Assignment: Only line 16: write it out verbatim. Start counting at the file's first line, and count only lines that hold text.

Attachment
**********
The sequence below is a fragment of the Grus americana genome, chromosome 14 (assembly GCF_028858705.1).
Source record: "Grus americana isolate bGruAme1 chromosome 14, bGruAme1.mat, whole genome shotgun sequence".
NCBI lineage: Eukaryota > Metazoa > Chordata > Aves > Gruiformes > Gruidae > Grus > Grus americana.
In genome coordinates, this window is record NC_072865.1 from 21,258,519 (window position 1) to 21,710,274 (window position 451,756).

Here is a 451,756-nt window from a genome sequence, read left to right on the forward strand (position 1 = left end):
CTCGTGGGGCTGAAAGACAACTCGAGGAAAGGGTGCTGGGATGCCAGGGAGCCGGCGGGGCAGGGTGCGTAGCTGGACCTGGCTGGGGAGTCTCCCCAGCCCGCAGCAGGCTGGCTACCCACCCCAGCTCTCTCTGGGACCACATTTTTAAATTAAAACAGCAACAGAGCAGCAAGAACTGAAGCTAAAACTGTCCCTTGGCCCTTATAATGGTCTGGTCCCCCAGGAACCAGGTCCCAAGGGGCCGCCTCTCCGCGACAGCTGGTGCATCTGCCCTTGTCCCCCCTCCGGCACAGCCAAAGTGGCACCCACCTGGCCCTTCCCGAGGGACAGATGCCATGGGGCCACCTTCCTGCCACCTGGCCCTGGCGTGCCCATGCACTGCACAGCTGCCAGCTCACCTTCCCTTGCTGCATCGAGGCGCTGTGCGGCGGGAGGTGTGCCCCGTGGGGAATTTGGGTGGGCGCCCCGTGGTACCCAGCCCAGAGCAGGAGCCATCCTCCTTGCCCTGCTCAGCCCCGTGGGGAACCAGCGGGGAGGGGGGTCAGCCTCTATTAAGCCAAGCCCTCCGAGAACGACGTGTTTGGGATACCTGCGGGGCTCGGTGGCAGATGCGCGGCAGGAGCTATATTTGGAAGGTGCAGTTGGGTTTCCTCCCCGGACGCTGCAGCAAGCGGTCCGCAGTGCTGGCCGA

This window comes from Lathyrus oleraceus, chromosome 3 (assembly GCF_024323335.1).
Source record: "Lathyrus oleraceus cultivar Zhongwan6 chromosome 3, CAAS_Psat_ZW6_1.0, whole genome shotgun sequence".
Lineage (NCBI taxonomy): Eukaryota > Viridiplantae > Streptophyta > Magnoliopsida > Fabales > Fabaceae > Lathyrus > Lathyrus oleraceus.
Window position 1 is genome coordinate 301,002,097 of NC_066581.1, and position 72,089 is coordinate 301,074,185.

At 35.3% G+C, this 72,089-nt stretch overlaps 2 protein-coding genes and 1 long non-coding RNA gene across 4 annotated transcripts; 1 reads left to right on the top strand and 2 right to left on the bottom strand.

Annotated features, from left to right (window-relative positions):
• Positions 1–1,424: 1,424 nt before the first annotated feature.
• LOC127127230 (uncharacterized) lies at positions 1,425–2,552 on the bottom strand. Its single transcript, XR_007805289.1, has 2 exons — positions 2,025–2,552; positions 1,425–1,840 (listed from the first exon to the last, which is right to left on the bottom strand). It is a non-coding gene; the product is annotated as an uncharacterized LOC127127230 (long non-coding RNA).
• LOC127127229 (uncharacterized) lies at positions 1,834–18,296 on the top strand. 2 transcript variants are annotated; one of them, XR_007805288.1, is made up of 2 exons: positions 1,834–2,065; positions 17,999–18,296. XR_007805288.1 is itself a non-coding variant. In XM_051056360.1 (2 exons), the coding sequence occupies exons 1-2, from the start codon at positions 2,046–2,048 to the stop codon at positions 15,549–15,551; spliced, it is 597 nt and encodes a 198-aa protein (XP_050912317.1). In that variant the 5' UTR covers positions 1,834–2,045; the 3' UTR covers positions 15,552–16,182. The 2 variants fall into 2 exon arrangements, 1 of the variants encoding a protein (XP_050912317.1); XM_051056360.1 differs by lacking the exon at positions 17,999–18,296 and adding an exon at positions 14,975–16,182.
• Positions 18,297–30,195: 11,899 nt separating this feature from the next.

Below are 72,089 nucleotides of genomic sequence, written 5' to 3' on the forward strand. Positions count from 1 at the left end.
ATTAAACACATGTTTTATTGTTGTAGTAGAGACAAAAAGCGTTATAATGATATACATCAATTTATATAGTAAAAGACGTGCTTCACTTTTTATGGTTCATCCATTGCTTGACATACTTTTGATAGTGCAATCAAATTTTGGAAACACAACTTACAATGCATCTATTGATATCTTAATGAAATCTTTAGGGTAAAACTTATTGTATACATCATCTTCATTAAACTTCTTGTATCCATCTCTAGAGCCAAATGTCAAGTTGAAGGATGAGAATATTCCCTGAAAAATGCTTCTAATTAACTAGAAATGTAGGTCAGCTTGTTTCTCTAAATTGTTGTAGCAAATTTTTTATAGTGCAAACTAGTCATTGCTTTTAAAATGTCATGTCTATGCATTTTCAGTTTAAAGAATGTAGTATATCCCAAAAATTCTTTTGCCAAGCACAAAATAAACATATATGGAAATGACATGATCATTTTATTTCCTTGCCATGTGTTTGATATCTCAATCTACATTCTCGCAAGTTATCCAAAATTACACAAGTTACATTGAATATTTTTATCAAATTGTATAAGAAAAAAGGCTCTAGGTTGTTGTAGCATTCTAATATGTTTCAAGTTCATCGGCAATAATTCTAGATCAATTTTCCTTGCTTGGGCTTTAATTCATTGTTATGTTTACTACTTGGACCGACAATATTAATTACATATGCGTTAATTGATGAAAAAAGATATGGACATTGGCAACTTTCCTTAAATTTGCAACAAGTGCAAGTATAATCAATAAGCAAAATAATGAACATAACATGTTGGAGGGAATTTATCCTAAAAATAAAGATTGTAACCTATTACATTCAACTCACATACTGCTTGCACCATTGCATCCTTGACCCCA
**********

• Positions 18,297–30,195: 11,899 nt separating this feature from the next.